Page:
Privacy in the Workplace Essay
Privacy in the Workplace
There are specific laws that protect consumers as well as employees in the workplace. Many of these laws relate to others. Laws, such as, FERPA, SOX, CIPA, and COPPA also grant rights to individuals under the First Amendment.
Family Educational Rights and Privacy Act (FERPA) protects a child’s student records from being viewed without parental consent. It gives parents access to their child’s education records, an opportunity to seek to have the records amended, and some control over the disclosure of information from the records. When the child becomes 18 years old, the parents are no longer obligated to have rights to access the child’s personal records.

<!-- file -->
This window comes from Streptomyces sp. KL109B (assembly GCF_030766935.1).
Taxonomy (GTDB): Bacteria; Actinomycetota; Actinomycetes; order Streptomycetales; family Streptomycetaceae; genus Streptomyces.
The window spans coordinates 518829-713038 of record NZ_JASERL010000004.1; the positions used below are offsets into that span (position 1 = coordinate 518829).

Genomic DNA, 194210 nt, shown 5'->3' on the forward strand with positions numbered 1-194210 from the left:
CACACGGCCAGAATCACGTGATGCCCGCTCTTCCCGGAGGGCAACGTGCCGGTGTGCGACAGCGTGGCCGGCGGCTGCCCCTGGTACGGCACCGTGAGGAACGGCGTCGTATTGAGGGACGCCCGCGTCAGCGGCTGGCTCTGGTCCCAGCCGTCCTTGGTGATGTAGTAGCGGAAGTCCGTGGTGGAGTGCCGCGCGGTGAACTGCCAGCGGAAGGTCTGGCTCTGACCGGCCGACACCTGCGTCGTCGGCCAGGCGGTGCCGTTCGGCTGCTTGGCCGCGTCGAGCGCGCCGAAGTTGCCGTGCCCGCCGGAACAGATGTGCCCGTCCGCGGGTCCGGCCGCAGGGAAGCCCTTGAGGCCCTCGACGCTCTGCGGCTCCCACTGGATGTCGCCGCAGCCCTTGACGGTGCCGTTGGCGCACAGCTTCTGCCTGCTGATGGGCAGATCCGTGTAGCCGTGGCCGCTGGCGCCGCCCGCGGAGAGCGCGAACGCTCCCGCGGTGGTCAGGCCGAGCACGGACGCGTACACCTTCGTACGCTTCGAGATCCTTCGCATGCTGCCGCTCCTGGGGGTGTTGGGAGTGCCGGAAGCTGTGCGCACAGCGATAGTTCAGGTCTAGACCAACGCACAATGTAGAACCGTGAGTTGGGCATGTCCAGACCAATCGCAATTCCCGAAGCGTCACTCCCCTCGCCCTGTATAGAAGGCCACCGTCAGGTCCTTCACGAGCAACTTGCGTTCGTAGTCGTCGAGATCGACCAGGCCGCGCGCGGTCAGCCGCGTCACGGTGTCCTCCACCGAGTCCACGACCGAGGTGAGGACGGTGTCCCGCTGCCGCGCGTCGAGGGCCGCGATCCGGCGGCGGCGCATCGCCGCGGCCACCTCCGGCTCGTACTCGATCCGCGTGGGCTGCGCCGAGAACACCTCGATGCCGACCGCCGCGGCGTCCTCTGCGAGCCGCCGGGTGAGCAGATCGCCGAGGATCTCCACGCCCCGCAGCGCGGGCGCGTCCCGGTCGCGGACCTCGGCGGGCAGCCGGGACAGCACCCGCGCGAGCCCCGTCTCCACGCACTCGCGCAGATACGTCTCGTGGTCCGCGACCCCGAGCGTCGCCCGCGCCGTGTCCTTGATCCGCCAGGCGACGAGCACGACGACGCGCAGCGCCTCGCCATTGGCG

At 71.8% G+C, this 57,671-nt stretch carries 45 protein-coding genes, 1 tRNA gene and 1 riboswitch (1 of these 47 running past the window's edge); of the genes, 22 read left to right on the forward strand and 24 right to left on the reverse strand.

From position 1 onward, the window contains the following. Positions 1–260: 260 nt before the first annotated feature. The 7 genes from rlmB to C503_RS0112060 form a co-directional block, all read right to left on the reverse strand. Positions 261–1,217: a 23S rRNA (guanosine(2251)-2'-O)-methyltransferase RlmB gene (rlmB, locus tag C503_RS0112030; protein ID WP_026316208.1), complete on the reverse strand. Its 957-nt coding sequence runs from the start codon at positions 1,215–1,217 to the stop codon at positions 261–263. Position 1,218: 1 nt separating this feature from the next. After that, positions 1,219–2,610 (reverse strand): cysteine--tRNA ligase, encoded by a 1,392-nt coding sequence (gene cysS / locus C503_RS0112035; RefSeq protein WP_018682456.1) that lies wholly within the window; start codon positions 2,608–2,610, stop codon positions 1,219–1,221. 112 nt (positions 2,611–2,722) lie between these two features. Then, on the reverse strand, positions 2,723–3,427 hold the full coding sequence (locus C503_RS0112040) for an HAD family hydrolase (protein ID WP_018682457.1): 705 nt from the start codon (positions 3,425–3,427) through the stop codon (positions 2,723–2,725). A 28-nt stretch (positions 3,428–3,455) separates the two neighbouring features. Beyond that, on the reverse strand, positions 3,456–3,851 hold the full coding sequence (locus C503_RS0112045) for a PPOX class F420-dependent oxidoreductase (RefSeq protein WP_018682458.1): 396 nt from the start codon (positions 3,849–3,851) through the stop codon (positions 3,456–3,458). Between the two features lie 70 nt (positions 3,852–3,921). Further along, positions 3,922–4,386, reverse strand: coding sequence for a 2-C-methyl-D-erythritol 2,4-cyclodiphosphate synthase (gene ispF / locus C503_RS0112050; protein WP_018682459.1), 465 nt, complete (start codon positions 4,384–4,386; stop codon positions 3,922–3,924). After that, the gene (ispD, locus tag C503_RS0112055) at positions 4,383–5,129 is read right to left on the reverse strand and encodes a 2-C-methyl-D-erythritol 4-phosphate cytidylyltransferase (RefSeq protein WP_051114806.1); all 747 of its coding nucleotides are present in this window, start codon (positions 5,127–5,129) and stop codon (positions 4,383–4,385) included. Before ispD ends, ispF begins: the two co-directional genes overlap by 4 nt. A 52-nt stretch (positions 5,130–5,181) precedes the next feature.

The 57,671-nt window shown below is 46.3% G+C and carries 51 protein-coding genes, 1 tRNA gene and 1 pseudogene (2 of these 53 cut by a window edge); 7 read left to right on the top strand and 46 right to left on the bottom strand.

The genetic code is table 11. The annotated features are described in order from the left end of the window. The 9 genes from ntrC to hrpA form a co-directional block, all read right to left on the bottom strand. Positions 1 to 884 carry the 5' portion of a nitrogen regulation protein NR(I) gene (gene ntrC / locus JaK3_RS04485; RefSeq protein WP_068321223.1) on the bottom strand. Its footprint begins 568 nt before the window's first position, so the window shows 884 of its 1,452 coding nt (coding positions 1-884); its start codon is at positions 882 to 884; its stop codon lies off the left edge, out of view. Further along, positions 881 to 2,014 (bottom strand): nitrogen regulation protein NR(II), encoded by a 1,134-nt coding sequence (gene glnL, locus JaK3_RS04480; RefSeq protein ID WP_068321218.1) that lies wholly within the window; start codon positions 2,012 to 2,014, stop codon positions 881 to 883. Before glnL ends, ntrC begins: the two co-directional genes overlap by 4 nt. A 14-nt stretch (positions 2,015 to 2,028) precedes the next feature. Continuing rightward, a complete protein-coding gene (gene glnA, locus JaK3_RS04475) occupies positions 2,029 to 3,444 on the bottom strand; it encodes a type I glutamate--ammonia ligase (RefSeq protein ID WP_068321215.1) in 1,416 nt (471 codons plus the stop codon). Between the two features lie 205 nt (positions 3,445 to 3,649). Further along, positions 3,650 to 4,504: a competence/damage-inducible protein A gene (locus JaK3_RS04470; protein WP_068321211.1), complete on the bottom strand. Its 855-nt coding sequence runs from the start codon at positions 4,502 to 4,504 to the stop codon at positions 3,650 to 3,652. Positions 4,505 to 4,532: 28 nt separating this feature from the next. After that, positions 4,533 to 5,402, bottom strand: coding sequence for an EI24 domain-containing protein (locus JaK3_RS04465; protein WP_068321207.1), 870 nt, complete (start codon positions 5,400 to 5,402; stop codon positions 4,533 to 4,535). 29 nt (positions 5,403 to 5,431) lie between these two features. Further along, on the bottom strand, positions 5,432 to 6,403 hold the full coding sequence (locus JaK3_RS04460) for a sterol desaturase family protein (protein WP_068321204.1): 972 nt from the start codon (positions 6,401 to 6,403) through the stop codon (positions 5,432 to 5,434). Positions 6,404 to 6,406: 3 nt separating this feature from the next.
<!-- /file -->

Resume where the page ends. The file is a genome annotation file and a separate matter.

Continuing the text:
Children’s Internet Protection Act (CIPA) is also engineered to the protection of children. Children are to be protected physically and mentally while in the care of school professionals. Schools must have policies in place protecting children from accessing harmful or obscene content over the internet. This law requires that K-12 schools and libraries in the United States use Internet filters and implement other measures to protect children from harmful online content as a condition for federal funding.
Sarbanes–Oxley (SOX) set new or enhanced standards for all U.S. public company boards, management and public accounting firms. The sections of the bill cover responsibilities of a public corporation’s board of directors, adds criminal penalties for certain misconduct, and required the Securities and Exchange Commission to create regulations to define how public corporations are to comply with the law.